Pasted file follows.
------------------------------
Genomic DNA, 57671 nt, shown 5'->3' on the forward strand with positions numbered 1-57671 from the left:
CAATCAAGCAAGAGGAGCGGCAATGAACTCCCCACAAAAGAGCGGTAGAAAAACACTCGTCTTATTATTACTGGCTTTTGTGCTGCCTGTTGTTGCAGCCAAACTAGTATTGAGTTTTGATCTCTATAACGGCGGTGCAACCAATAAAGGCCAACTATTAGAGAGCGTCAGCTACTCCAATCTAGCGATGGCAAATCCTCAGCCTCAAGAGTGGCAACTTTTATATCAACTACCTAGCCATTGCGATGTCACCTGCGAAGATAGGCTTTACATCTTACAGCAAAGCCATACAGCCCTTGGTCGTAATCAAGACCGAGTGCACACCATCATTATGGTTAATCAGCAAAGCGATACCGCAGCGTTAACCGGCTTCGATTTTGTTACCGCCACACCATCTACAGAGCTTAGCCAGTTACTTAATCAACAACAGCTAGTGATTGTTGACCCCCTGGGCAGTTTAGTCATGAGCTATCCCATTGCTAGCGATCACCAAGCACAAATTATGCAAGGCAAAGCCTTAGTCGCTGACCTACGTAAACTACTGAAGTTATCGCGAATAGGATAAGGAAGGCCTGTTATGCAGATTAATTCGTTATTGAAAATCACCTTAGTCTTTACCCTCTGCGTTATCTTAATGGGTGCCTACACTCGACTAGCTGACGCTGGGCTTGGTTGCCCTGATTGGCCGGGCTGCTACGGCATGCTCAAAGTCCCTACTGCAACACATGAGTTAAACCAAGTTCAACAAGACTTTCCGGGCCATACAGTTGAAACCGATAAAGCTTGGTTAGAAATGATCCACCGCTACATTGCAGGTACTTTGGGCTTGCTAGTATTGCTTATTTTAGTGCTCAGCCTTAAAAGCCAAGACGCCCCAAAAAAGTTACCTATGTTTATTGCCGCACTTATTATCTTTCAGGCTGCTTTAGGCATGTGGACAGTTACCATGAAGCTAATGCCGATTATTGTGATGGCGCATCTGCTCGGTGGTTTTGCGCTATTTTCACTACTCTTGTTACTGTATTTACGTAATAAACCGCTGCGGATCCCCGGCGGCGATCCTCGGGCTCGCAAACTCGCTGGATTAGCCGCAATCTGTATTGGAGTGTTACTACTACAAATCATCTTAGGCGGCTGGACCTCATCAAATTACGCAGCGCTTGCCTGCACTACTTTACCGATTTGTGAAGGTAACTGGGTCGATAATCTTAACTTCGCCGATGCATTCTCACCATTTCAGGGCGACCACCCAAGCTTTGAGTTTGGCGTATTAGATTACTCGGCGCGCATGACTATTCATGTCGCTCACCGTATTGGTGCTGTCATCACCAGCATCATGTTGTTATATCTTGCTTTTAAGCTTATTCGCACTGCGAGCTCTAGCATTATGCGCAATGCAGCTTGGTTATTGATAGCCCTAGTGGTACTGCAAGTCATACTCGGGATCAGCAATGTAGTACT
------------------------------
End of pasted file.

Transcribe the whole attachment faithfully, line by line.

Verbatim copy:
Genomic DNA, 57671 nt, shown 5'->3' on the forward strand with positions numbered 1-57671 from the left:
CAATCAAGCAAGAGGAGCGGCAATGAACTCCCCACAAAAGAGCGGTAGAAAAACACTCGTCTTATTATTACTGGCTTTTGTGCTGCCTGTTGTTGCAGCCAAACTAGTATTGAGTTTTGATCTCTATAACGGCGGTGCAACCAATAAAGGCCAACTATTAGAGAGCGTCAGCTACTCCAATCTAGCGATGGCAAATCCTCAGCCTCAAGAGTGGCAACTTTTATATCAACTACCTAGCCATTGCGATGTCACCTGCGAAGATAGGCTTTACATCTTACAGCAAAGCCATACAGCCCTTGGTCGTAATCAAGACCGAGTGCACACCATCATTATGGTTAATCAGCAAAGCGATACCGCAGCGTTAACCGGCTTCGATTTTGTTACCGCCACACCATCTACAGAGCTTAGCCAGTTACTTAATCAACAACAGCTAGTGATTGTTGACCCCCTGGGCAGTTTAGTCATGAGCTATCCCATTGCTAGCGATCACCAAGCACAAATTATGCAAGGCAAAGCCTTAGTCGCTGACCTACGTAAACTACTGAAGTTATCGCGAATAGGATAAGGAAGGCCTGTTATGCAGATTAATTCGTTATTGAAAATCACCTTAGTCTTTACCCTCTGCGTTATCTTAATGGGTGCCTACACTCGACTAGCTGACGCTGGGCTTGGTTGCCCTGATTGGCCGGGCTGCTACGGCATGCTCAAAGTCCCTACTGCAACACATGAGTTAAACCAAGTTCAACAAGACTTTCCGGGCCATACAGTTGAAACCGATAAAGCTTGGTTAGAAATGATCCACCGCTACATTGCAGGTACTTTGGGCTTGCTAGTATTGCTTATTTTAGTGCTCAGCCTTAAAAGCCAAGACGCCCCAAAAAAGTTACCTATGTTTATTGCCGCACTTATTATCTTTCAGGCTGCTTTAGGCATGTGGACAGTTACCATGAAGCTAATGCCGATTATTGTGATGGCGCATCTGCTCGGTGGTTTTGCGCTATTTTCACTACTCTTGTTACTGTATTTACGTAATAAACCGCTGCGGATCCCCGGCGGCGATCCTCGGGCTCGCAAACTCGCTGGATTAGCCGCAATCTGTATTGGAGTGTTACTACTACAAATCATCTTAGGCGGCTGGACCTCATCAAATTACGCAGCGCTTGCCTGCACTACTTTACCGATTTGTGAAGGTAACTGGGTCGATAATCTTAACTTCGCCGATGCATTCTCACCATTTCAGGGCGACCACCCAAGCTTTGAGTTTGGCGTATTAGATTACTCGGCGCGCATGACTATTCATGTCGCTCACCGTATTGGTGCTGTCATCACCAGCATCATGTTGTTATATCTTGCTTTTAAGCTTATTCGCACTGCGAGCTCTAGCATTATGCGCAATGCAGCTTGGTTATTGATAGCCCTAGTGGTACTGCAAGTCATACTCGGGATCAGCAATGTAGTACT